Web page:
Super Bowl advertisers are known for using Trojan horse strategy to slip their ad messages inside our gated minds. The strategy relies on creating commercials so entertaining and popular, culturally or socially relevant, silly or sentimental that viewers actually want to pay attention.

According to Nielsen, 51 percent of viewers prefer watching the Super Bowl commercials to watching the big game itself. This year, not so much. The game outdid the ads. Advertisers got caught playing it safe. The result was a lackluster 2018 class of ads. The only trick play that scored big points on par with the "Philly Special" pass to Nick Foles in the second quarter was delivered by Tide.

Here's our rundown of Super Bowl LII commercials and how they played.

"Dilly, Dilly" Drops the Ball

The latest ad in Bud Light’s “Dilly, Dilly” series, “The Bud Light Knight,” disappointed. We're still trying to figure out what happened. Not all is lost. The campaign is already a popular winner.

What, No Clydesdales?

The Clydesdales were booted in favor of “Stand By You,” an ad about Budweiser’s water giveaway response program. It’s a sentimental ad, but it doesn’t sell beer. In 2017, Budweiser fell behind Miller Lite to become the nation’s fourth-best selling beer. Maybe making better beer would help. (If you really miss the horses, you can get them online in a commercial titled, “Beer Country.”)

Coke Beats Pepsi

“This is the Pepsi your father drank, and his father drank before he met your grandmother…” Talk about how to kill a brand. Old celebrity throwbacks and the revised end line, “This is the Pepsi for every generation,” only make matters worse. Created by Pepsi’s in-house agency (Assassins!), this spot is a dismantling of the brilliant positioning that made Pepsi Pepsi, and not Coke.

Coca-Cola’s ad, “The Wonder of Us,” is a Hallmark Channel kind of ad that celebrates individuality and diversity. It is consistent with, though less controversial than, last year’s ad, “America the Beautiful.”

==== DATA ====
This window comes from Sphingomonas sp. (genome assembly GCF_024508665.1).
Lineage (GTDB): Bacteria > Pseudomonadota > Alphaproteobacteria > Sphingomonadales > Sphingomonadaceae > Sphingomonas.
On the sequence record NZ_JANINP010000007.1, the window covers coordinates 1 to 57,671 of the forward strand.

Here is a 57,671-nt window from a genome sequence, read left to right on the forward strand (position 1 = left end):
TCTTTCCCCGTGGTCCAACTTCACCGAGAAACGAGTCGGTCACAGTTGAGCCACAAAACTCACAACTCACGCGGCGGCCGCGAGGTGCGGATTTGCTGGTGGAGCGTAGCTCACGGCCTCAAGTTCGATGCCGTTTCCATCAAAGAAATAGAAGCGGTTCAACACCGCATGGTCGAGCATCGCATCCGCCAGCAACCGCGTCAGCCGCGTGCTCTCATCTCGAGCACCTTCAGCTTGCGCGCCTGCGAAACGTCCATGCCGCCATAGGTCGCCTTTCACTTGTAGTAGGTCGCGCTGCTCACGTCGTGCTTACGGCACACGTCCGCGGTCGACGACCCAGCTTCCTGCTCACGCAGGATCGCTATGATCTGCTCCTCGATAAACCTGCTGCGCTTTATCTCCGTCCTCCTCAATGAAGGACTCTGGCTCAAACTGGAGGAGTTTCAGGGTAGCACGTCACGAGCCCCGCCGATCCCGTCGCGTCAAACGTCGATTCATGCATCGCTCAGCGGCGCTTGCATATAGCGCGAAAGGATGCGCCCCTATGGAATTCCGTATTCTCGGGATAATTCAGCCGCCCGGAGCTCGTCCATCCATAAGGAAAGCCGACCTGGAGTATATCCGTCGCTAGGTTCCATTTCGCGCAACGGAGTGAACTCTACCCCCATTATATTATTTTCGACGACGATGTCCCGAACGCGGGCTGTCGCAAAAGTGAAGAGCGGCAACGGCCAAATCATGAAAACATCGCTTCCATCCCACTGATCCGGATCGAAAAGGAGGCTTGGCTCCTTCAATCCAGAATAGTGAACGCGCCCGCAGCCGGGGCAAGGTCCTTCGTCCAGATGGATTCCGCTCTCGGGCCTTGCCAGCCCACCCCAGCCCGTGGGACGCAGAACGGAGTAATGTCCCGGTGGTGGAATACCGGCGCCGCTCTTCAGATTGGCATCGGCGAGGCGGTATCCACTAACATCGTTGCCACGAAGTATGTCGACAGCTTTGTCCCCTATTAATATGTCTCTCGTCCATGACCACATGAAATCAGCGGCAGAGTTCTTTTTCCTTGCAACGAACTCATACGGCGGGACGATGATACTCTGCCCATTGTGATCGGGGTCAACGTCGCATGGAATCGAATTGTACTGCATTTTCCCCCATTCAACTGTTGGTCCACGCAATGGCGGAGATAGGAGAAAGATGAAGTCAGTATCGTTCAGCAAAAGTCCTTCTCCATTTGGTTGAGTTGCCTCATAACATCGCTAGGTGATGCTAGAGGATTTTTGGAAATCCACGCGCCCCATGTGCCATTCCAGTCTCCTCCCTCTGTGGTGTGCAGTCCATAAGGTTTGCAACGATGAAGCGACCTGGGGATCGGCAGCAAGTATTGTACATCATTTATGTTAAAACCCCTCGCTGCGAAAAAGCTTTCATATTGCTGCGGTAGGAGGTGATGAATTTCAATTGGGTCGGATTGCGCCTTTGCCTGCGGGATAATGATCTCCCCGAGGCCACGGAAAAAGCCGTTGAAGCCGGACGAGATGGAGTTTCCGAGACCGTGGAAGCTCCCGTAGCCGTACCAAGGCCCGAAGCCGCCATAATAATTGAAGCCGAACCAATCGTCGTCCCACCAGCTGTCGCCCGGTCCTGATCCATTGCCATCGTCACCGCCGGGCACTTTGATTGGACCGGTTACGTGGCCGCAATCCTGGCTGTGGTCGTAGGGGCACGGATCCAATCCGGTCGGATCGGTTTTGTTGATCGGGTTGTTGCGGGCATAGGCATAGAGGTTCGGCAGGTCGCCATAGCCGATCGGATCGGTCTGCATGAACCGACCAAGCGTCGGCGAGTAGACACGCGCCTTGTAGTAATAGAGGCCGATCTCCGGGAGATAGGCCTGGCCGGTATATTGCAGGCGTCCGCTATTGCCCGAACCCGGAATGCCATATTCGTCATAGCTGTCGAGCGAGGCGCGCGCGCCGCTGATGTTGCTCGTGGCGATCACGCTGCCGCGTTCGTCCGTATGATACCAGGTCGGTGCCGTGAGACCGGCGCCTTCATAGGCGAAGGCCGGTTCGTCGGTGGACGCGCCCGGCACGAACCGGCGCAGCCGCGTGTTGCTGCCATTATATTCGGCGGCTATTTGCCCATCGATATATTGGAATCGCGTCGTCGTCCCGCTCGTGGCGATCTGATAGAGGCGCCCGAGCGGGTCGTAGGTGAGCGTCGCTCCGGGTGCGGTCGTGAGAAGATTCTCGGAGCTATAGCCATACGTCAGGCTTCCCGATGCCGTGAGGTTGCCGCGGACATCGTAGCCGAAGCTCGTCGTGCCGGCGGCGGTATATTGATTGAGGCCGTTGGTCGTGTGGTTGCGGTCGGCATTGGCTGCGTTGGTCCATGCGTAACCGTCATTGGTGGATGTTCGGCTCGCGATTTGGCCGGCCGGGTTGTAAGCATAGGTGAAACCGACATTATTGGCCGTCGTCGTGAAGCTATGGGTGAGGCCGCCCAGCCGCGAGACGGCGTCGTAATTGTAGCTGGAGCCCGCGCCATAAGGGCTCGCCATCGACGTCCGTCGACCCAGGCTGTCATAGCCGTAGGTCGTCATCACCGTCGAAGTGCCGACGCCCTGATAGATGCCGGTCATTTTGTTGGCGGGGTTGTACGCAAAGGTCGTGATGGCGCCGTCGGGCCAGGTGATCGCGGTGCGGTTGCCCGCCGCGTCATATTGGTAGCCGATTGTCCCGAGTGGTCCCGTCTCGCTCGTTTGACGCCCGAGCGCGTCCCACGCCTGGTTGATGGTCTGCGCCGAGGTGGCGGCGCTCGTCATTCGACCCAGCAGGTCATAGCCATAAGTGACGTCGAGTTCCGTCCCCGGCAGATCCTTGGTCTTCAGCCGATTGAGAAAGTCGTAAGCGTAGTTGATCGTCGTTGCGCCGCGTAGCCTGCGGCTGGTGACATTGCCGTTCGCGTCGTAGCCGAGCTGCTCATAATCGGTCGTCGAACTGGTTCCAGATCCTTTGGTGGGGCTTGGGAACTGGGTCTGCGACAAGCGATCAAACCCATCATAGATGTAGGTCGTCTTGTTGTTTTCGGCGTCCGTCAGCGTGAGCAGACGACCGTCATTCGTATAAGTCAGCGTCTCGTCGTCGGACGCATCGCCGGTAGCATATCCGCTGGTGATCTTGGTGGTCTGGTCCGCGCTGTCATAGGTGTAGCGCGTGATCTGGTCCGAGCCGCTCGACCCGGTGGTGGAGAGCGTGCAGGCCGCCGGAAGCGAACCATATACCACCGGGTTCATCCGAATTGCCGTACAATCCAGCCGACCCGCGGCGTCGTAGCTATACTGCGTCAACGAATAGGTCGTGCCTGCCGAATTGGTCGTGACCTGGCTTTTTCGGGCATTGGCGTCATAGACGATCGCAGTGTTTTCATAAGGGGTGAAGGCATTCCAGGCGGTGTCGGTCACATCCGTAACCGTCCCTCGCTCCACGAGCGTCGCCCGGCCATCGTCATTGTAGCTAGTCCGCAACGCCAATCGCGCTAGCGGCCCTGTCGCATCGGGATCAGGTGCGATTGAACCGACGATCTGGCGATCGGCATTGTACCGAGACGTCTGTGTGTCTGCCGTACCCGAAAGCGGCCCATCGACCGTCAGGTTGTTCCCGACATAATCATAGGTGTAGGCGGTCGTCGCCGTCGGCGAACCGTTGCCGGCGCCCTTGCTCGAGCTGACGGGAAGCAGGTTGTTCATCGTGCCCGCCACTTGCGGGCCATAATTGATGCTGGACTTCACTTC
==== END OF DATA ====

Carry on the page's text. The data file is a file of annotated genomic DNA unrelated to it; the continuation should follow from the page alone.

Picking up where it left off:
Backlash in the Car Category

The Martin Luther King voiceover on the Dodge Ram truck ad has been met with immediate media backlash. Many feel the appropriation of Rev. King’s speeches to sell trucks is out of place and time. Strangely, Fiat Chrysler ran a 2018 Jeep Wrangler ad that seems to be a major put down of the Ram ad: “How many car ads have you seen with grandiose speeches and big declarations…making claims to some overarching human truth…companies call these manifestos…” Did anyone at Jeep see the Dodge Ram commercial? Whips Squarespace squarely wins over Squarespace. The ad, while highly entertaining, is also informing. It shows the potential customer exactly what can be done with What can you do with Squarespace? Ride freestand on a motorcycle?

Wendy’s: “Iceburg”

We love that the positioning is obvious and competitive. But this spot makes the viewer do all the work, which is a criminal act.

Top Picks for 2018

Febreze: “The Only Man Whose Bleep Don’t Stink”

This is an ad destined for cultural fame. The product and the position make a late appearance in the spot — but it’s enough to make the point: For people whose “bleep” does stink, you need Febreze.

Doritos/Mountain Dew: “Dorito’s Blaze vs. Mountain Dew Ice”

Peter Dinklage delivers Busta Rhymes’ tongue-twisting verse from Chris Brown’s “Look at Me Now” to promote Doritos Blaze, and Morgan Freeman raps Missy Elliott’s “Get Ur Freak On” for Mountain Dew Ice. It’s a big, bold, loud and funny ad that stands out and should do well for sales of both products.

Amazon: “Alexa Loses Her Voice.”

With nearly 70 percent market share, Alexa is the leader in the category of the voice-activated personal speaker market. This is a category-building ad that makes sense for the leader. The ad is as informative as it is entertaining, showing us all that Alexa can do — play music, call friends, turn on lights and more. Jeff Bezos is a pretty good actor, too.

Best Super Bowl LII Ad – Tide: “It’s a Tide Ad.”
Tide overtook the Super Bowl, running four ads, one per quarter featuring a running joke parody of all other Super Bowl ads. David Harbour (“Stranger Things”) teases the audience, “Yeah, just your typical Super Bowl car ad…or a hilarious beer ad…nope, it’s a Tide ad.” It’s a Tide ad because of all the clean clothes. Persil, which made a much better commercial this year than last, didn’t stand a chance. Tide dominated.

While this year’s game was far more exciting than the TV commercials, there were still enough good entries to get our juices flowing. Thanks for reading this year's PositionistView of Super Bowl LII commercials.

(Lorraine Kessler is a principal and strategist at Innis Maggiore, founded in Canton in 1974 and today the nation’s leading positioning ad agency, building strong brands for companies in competitive markets here and across the country.)